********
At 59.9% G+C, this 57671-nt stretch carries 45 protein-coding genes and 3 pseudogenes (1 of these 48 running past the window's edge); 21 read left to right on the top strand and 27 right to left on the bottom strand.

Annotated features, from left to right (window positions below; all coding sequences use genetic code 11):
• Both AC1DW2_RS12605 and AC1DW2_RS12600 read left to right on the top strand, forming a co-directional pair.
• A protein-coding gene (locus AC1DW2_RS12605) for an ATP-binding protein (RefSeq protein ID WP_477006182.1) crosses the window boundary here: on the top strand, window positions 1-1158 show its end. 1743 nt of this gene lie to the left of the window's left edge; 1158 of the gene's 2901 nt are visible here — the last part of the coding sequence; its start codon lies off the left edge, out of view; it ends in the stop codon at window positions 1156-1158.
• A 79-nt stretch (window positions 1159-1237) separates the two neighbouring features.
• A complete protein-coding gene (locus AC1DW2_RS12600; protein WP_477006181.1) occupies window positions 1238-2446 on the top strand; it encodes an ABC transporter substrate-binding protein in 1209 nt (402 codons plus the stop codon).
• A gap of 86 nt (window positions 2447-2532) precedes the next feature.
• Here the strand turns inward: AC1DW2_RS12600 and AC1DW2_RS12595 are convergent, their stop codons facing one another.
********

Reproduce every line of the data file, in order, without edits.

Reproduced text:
At 59.9% G+C, this 57671-nt stretch carries 45 protein-coding genes and 3 pseudogenes (1 of these 48 running past the window's edge); 21 read left to right on the top strand and 27 right to left on the bottom strand.

Annotated features, from left to right (window positions below; all coding sequences use genetic code 11):
• Both AC1DW2_RS12605 and AC1DW2_RS12600 read left to right on the top strand, forming a co-directional pair.
• A protein-coding gene (locus AC1DW2_RS12605) for an ATP-binding protein (RefSeq protein ID WP_477006182.1) crosses the window boundary here: on the top strand, window positions 1-1158 show its end. 1743 nt of this gene lie to the left of the window's left edge; 1158 of the gene's 2901 nt are visible here — the last part of the coding sequence; its start codon lies off the left edge, out of view; it ends in the stop codon at window positions 1156-1158.
• A 79-nt stretch (window positions 1159-1237) separates the two neighbouring features.
• A complete protein-coding gene (locus AC1DW2_RS12600; protein WP_477006181.1) occupies window positions 1238-2446 on the top strand; it encodes an ABC transporter substrate-binding protein in 1209 nt (402 codons plus the stop codon).
• A gap of 86 nt (window positions 2447-2532) precedes the next feature.
• Here the strand turns inward: AC1DW2_RS12600 and AC1DW2_RS12595 are convergent, their stop codons facing one another.